Lockdown Amusements

Amazing what you’ll do to amuse yourself during lockdown.

Thing is… when (most) people get bored they start to think about taking up a hobby, and generally speaking, it corresponds to one of two categories: 1) Something that you did before, but gave it up due to circumstances; 2) Something you imagine you fancy… you see someone on the TV or internet and you think… mama-mia – l can do that!

Well, it transpired that when l was impersonating a saint, (l was visiting an orphanage), nearby was this house (unfortunately closer to a hovel) and outside was a large tree trunk. Desperate for help (financial) they offered me the opportunity to buy it. Areas of the trunk were infested, but I surmised that the majority of the trunk was in reasonable condition. Inquiring as to what they intended to do with it (if someone didn’t purchase), the consensus was that it made reasonable firewood.

You know those crazy moments, the rush of blood to the head (and heart)? Lockdown had destroyed normality, the school was closed, and also the airport. Realising that my time in Burma was going to be indefinite, a notion came upon me to resurrect this once beautiful piece of nature. It really is a bit out of my league (never carved before) but l thought… let’s buy it and think what to make of it later, so for the princely sum of £11, l purchased a 54cm wide x 520 cm long trunk. As it included delivery (l’m a hard bargainer), l graciously condescended to allow them to cut the trunk in half. I couldn’t allow myself to be responsible for that family (including kids) dragging that dead weight about 1,000 yards… 🙂

So here I was, at a dead-end due to lockdown, and a tree trunk: a marriage made in heaven.

But problems arose (don’t they always?) When I had the chance to study the items more carefully, in particular the type of wood, it shocked me to discover how hard this ‘hardwood’ really is. This beloved creature of mine is known as a ’rain’ tree here in Myanmar, but according to my research also known as the ‘monkey-pod’ tree. As the wood is so ****** difficult to cut l guess the name is fitting… they made a monkey out of me- or rather l made a monkey out of myself.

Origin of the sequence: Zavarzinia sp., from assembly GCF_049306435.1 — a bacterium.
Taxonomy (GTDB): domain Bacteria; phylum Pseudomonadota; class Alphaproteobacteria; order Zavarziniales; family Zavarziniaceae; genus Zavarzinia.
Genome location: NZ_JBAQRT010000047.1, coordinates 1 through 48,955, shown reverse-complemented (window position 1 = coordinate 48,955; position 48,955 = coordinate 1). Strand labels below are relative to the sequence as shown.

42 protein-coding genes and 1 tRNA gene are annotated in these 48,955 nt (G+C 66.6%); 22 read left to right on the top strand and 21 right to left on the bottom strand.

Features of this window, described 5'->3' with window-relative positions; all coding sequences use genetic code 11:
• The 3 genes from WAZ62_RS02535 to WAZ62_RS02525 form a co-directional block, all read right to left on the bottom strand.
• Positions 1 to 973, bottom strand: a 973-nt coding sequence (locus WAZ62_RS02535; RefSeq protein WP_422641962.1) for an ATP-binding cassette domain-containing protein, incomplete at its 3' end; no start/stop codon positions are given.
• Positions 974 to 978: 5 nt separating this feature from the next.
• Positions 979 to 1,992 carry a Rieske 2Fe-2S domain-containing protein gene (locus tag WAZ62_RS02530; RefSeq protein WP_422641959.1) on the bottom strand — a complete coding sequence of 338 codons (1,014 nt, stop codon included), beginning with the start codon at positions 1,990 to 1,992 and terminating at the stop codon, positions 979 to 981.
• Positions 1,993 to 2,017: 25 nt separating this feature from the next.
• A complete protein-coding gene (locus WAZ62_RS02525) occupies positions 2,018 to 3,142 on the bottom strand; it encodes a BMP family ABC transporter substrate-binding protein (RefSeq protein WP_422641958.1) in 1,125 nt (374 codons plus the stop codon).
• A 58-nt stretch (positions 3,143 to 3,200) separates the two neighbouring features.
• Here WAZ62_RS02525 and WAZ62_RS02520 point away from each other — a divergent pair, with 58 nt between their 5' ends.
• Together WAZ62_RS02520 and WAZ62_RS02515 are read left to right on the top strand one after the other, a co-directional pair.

However, perseverance is the ability to take a sucker punch… and so it proved.

I bought myself some cheap chisels (another story, suffice to say they were Chinese crap), and a hammer. Realising how inefficient this method is, I managed to buy a home-made axe and commenced scraping off the bark, and eliminating woodworms. What a majestic tool the axe turned out to be. With a lot of practice, and hours of patience, it really can be used in a dexterous manner.

Next came a two-handed saw; many hours of sweat and swear words followed, for it is a bastard of a tool to operate. Weeks later, and numerous coats of polyurethane, both my carvings were finished. While I am relatively happy with the results, it has tested my perseverance to its limits.

May l humbly suggest that if you’re going stir-crazy, take it out on a piece of wood… with determination (and a lack of other things to do), you never know what you’ll end up with and surprise yourself!

In the beginning…

The work in progress

And in the end…

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